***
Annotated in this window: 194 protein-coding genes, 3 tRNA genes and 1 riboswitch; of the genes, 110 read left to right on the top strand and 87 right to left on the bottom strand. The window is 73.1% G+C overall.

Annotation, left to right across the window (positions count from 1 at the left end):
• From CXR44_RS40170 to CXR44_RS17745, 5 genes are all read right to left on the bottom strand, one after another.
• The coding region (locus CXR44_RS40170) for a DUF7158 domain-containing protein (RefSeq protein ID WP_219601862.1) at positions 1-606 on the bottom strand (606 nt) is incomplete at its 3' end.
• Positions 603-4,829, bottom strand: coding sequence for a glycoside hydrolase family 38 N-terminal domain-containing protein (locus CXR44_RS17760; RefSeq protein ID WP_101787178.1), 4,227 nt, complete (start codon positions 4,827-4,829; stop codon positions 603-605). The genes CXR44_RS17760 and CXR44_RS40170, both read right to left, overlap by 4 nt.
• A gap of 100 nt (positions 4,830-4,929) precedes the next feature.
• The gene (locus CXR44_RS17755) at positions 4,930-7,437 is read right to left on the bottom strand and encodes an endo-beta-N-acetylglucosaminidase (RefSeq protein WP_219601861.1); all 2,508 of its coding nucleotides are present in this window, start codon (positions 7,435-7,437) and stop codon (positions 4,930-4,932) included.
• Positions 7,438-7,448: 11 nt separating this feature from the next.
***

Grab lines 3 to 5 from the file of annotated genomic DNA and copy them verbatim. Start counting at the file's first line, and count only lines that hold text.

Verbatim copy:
• From CXR44_RS40170 to CXR44_RS17745, 5 genes are all read right to left on the bottom strand, one after another.
• The coding region (locus CXR44_RS40170) for a DUF7158 domain-containing protein (RefSeq protein ID WP_219601862.1) at positions 1-606 on the bottom strand (606 nt) is incomplete at its 3' end.
• Positions 603-4,829, bottom strand: coding sequence for a glycoside hydrolase family 38 N-terminal domain-containing protein (locus CXR44_RS17760; RefSeq protein ID WP_101787178.1), 4,227 nt, complete (start codon positions 4,827-4,829; stop codon positions 603-605). The genes CXR44_RS17760 and CXR44_RS40170, both read right to left, overlap by 4 nt.